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Wanting to Be “Nothing” – The Influence of Our Society’s Views on Weight



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*Weight trigger warning (no measurements or numbers are included past the first sentence)*


I recently dropped approximately 20 pounds from my highest weight. Usually, people who say these words are happy. But for me, it’s more complicated than that.


See, no one would ever think that I was in need of losing weight in the first place. Yet, that never stopped me from feeling like it. My entire life I’ve been short, petite and thin. I quickly learned that this was how I was “supposed” to be.


I cannot recall a time that “skinny” was not in my lexicon. Usually, it was directed towards me in admiration, even as a little girl.


See, even by elementary school every girl learned that the worst thing we could be was fat (until we learned the word “slut”). I was skinny though! One would assume that would be my saving grace. I would never worry about dieting or exercise so long as my body remained the same. In actuality, I became more afraid of losing this status than anything else.


Growing up, my mom would often emphasize how thin she’d been before she had kids, and how she thought she was fat before that! When we were in public, she obsessively questioned me when she saw another woman whose figure she thought was undesirable. “Are my arms as big as hers?” “Is my butt that big?” “I’m going to go walk right next to her and you tell me who’s bigger!” Early on, I learned that being fat was a thing to be feared and avoided.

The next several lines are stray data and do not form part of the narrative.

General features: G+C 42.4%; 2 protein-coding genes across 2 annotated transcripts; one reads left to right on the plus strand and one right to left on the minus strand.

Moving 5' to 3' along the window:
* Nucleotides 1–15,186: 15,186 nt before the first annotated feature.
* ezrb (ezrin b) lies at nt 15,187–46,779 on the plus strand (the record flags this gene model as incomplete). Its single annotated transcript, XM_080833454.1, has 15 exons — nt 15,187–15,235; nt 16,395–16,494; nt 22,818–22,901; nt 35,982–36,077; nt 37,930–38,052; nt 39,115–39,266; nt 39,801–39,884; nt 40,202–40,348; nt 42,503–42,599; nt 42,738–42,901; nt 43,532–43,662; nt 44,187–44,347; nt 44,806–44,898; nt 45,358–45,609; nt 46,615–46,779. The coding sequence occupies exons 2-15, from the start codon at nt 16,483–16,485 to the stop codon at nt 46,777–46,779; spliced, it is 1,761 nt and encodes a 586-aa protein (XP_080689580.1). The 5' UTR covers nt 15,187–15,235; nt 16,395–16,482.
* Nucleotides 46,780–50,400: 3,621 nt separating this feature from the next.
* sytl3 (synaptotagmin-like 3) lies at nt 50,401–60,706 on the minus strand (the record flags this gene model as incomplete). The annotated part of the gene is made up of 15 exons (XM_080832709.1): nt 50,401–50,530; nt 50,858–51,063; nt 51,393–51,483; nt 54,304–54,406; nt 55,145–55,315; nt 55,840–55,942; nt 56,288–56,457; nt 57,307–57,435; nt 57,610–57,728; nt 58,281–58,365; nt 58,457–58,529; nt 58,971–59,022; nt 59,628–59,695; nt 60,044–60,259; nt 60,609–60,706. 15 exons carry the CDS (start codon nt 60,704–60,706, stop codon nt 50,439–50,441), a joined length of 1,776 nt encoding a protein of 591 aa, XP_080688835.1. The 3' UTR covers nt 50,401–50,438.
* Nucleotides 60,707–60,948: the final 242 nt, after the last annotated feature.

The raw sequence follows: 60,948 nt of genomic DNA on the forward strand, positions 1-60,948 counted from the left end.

To make matters worse, my best friend was always thinner than me. Our constant comparison made even our weight a category for competition. Around the age of 8, we decided to exercise with old workout equipment in my basement. One of us suggested that we should help each other decide which part of our bodies to “work on.” My friend pointed out my stomach, which my family referred to as my “baby belly” since it was the only portion of my body with any pudge. Feeling the burn of shame, I examined her body for something to “work on.” I came up with nothing. Years later, sitting in the bathtub, I would still stare down at my stomach rolls in disgust.


As I entered middle school, it became all too apparent that all of our bodies were changing. My same best friend from elementary school remained marginally thinner than me, and a new noodle-slim friend added more competition to equation. The three of us constantly discussed our bodies. We’d lie about our weight, shame each other, count calories and try on each other’s clothes only to feel the deep sense of embarrassment when something didn’t fit. I horrifyingly wished that I would develop an eating disorder.


Thankfully, I didn’t. Early in high school I became interested in feminism online. Body positivity and conversations about fatphobia were ever-present. My mind became cognizant of all the ways in which the value placed upon thinness was simply a test of female complicity in a patriarchal society. I also grew apart from my middle school friends which ended the toxic combination of our weight anxieties.